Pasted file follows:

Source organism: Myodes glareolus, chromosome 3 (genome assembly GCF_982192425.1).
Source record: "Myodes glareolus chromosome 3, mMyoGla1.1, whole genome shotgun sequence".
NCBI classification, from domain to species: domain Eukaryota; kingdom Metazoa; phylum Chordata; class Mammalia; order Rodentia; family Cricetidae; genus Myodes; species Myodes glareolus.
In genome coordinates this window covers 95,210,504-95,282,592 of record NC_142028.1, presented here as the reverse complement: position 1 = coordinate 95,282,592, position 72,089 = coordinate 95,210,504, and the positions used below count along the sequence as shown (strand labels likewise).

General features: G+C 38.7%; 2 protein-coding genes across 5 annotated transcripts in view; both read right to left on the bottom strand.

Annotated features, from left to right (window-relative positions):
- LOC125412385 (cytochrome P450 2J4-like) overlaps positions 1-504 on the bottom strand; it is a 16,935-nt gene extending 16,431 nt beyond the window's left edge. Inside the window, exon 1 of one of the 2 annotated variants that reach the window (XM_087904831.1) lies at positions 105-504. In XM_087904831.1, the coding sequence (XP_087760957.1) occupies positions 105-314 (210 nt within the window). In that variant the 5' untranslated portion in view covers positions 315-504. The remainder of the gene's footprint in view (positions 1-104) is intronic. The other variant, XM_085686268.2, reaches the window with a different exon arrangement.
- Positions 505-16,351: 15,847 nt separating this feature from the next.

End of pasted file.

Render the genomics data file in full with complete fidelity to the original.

Source organism: Myodes glareolus, chromosome 3 (genome assembly GCF_982192425.1).
Source record: "Myodes glareolus chromosome 3, mMyoGla1.1, whole genome shotgun sequence".
NCBI classification, from domain to species: domain Eukaryota; kingdom Metazoa; phylum Chordata; class Mammalia; order Rodentia; family Cricetidae; genus Myodes; species Myodes glareolus.
In genome coordinates this window covers 95,210,504-95,282,592 of record NC_142028.1, presented here as the reverse complement: position 1 = coordinate 95,282,592, position 72,089 = coordinate 95,210,504, and the positions used below count along the sequence as shown (strand labels likewise).

General features: G+C 38.7%; 2 protein-coding genes across 5 annotated transcripts in view; both read right to left on the bottom strand.

Annotated features, from left to right (window-relative positions):
- LOC125412385 (cytochrome P450 2J4-like) overlaps positions 1-504 on the bottom strand; it is a 16,935-nt gene extending 16,431 nt beyond the window's left edge. Inside the window, exon 1 of one of the 2 annotated variants that reach the window (XM_087904831.1) lies at positions 105-504. In XM_087904831.1, the coding sequence (XP_087760957.1) occupies positions 105-314 (210 nt within the window). In that variant the 5' untranslated portion in view covers positions 315-504. The remainder of the gene's footprint in view (positions 1-104) is intronic. The other variant, XM_085686268.2, reaches the window with a different exon arrangement.
- Positions 505-16,351: 15,847 nt separating this feature from the next.